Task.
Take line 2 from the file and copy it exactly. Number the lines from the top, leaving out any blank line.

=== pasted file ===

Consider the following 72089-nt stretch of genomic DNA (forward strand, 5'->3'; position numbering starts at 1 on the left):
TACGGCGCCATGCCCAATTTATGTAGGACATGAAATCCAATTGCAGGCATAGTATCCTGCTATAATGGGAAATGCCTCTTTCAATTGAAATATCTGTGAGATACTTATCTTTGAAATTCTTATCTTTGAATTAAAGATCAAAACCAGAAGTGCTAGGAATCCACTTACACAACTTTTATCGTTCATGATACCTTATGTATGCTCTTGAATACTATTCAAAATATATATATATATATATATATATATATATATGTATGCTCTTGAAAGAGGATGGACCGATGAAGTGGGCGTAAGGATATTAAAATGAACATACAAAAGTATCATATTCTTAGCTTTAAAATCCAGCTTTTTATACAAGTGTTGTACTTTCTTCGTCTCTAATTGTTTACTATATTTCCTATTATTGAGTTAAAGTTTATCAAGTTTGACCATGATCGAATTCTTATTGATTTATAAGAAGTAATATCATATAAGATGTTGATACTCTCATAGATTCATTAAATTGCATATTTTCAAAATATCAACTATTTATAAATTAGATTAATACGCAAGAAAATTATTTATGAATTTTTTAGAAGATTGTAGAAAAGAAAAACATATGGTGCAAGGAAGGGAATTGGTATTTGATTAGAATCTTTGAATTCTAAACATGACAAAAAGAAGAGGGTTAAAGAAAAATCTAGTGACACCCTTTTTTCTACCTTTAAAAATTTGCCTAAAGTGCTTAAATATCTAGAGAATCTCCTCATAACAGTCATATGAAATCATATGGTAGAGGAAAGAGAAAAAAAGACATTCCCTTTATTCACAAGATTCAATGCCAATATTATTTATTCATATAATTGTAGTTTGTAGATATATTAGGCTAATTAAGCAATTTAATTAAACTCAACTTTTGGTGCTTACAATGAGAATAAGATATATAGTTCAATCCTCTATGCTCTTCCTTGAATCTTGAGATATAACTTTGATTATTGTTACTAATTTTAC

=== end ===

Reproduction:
TACGGCGCCATGCCCAATTTATGTAGGACATGAAATCCAATTGCAGGCATAGTATCCTGCTATAATGGGAAATGCCTCTTTCAATTGAAATATCTGTGAGATACTTATCTTTGAAATTCTTATCTTTGAATTAAAGATCAAAACCAGAAGTGCTAGGAATCCACTTACACAACTTTTATCGTTCATGATACCTTATGTATGCTCTTGAATACTATTCAAAATATATATATATATATATATATATATATATATGTATGCTCTTGAAAGAGGATGGACCGATGAAGTGGGCGTAAGGATATTAAAATGAACATACAAAAGTATCATATTCTTAGCTTTAAAATCCAGCTTTTTATACAAGTGTTGTACTTTCTTCGTCTCTAATTGTTTACTATATTTCCTATTATTGAGTTAAAGTTTATCAAGTTTGACCATGATCGAATTCTTATTGATTTATAAGAAGTAATATCATATAAGATGTTGATACTCTCATAGATTCATTAAATTGCATATTTTCAAAATATCAACTATTTATAAATTAGATTAATACGCAAGAAAATTATTTATGAATTTTTTAGAAGATTGTAGAAAAGAAAAACATATGGTGCAAGGAAGGGAATTGGTATTTGATTAGAATCTTTGAATTCTAAACATGACAAAAAGAAGAGGGTTAAAGAAAAATCTAGTGACACCCTTTTTTCTACCTTTAAAAATTTGCCTAAAGTGCTTAAATATCTAGAGAATCTCCTCATAACAGTCATATGAAATCATATGGTAGAGGAAAGAGAAAAAAAGACATTCCCTTTATTCACAAGATTCAATGCCAATATTATTTATTCATATAATTGTAGTTTGTAGATATATTAGGCTAATTAAGCAATTTAATTAAACTCAACTTTTGGTGCTTACAATGAGAATAAGATATATAGTTCAATCCTCTATGCTCTTCCTTGAATCTTGAGATATAACTTTGATTATTGTTACTAATTTTAC